June 17, 2006

Layer 7 stateful deep packet inspection — the privacy threat is more serious than we thought

I’ve been reading up on net neutrality, and was just hit by an unhappy realization.

The technology that’s kicked off the whole debate is Layer 7 stateful deep packet inspection. This a feature of telecom equipment, originally found only in high-end firewalls, but now evidently found throughout Cisco’s (and surely also its competitors’) product lines. In IP telecom without this feature, the equipment just sees packets of data, and perhaps header information, but can’t look at the data’s content. However, when you’re looking at Layer 7, the equipment is looking at what the application sees. Everything is visible — every record, every word. And if Cisco’s marketing materials are to be believed, all that technology exists today.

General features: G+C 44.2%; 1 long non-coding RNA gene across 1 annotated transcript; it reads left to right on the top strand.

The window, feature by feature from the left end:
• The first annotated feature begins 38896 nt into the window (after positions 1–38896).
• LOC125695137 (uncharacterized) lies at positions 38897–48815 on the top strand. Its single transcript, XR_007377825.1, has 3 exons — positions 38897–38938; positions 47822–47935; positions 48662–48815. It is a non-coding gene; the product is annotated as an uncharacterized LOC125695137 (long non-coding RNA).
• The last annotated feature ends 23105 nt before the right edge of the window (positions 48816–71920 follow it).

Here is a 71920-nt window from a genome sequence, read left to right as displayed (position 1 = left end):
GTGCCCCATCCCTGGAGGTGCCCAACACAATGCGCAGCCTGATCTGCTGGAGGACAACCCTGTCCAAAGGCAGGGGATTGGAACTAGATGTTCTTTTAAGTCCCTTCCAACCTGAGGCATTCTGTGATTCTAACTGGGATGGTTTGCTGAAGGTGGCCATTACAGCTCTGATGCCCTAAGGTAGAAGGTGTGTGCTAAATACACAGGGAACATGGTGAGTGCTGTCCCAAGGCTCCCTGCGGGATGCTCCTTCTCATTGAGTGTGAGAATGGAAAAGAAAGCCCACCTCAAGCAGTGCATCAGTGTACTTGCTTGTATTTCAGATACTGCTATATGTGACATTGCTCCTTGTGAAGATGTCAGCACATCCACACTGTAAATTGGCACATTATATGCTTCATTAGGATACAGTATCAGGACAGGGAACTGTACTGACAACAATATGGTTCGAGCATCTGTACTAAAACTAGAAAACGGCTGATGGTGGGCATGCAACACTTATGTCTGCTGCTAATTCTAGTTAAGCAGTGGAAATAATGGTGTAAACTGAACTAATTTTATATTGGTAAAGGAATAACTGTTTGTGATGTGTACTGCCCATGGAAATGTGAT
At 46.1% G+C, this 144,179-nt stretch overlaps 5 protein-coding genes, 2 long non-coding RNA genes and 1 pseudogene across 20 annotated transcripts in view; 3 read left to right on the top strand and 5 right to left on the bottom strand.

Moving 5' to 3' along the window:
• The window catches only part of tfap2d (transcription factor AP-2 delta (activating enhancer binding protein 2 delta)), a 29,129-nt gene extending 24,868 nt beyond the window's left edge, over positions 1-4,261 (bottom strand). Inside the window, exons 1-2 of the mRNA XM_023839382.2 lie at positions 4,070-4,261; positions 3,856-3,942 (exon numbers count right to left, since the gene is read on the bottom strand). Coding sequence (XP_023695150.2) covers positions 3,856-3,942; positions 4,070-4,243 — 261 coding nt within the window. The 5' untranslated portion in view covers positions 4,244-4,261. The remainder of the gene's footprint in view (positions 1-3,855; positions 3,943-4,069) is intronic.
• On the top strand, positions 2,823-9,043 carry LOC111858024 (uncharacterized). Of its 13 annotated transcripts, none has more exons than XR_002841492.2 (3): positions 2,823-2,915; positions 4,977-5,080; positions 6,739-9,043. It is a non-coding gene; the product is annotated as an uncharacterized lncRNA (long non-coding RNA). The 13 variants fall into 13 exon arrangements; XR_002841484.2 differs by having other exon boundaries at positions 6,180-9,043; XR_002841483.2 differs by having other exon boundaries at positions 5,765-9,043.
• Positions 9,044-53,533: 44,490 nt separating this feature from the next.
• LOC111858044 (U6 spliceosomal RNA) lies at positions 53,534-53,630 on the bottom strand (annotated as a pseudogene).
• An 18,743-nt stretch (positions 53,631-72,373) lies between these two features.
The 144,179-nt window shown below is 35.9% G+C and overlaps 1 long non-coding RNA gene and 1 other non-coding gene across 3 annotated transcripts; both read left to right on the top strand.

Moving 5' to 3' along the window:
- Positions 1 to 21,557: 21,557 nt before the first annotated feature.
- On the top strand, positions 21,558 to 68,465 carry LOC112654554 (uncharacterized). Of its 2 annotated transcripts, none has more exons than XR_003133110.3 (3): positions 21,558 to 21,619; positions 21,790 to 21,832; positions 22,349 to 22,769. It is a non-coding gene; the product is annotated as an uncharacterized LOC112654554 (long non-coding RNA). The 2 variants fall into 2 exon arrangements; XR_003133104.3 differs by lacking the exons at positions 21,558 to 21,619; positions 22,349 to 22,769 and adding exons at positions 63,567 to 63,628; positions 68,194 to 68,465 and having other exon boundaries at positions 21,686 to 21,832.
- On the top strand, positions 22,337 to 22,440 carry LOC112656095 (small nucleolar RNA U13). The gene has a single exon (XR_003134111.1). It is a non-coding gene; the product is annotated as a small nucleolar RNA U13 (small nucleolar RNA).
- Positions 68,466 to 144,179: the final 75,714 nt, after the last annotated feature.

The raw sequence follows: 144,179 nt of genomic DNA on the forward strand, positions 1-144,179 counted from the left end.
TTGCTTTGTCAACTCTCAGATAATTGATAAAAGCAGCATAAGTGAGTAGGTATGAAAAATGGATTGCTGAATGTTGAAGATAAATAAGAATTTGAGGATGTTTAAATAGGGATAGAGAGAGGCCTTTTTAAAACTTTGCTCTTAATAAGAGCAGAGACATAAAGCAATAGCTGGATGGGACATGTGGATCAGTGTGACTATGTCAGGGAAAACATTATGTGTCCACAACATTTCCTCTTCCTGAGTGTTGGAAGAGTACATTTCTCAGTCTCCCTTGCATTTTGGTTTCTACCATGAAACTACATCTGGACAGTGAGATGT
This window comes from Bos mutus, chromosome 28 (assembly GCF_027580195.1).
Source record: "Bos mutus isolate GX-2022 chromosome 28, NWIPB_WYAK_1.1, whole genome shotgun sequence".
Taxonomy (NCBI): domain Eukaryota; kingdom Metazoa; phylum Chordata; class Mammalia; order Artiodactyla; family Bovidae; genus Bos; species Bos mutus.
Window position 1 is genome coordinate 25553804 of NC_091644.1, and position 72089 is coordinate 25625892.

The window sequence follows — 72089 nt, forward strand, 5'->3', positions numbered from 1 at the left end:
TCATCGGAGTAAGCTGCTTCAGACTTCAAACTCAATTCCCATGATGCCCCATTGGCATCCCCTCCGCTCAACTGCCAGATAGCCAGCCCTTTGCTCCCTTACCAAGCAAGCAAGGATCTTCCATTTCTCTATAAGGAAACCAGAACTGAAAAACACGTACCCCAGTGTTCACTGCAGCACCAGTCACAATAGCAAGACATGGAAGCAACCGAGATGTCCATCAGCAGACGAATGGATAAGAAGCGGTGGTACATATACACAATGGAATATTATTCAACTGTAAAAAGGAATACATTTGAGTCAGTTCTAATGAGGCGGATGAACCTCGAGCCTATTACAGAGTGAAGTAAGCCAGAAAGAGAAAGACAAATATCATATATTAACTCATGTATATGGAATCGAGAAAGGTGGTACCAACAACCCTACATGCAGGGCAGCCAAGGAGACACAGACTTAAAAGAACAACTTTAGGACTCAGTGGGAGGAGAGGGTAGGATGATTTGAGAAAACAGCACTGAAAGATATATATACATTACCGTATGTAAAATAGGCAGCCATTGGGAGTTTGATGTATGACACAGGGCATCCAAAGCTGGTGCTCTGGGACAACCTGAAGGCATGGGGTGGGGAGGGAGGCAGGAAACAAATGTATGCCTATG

The dangers this presents in terms of privacy and censorship, whether in the basically free countries or the basically authoritarian ones, should be obvious. Fighting for freedom is more urgent than we previously realized.


One Response to “Layer 7 stateful deep packet inspection — the privacy threat is more serious than we thought”

  1. Sachin on January 3rd, 2007 1:06 pm

    Don’t really see the problem here. All traffic you generate (unless encrypted) can still be logged today by the ISP. All that’s changing is that he/she can do so in real-time on a router/switch. Maybe people will finally start using encryption meaningfully.

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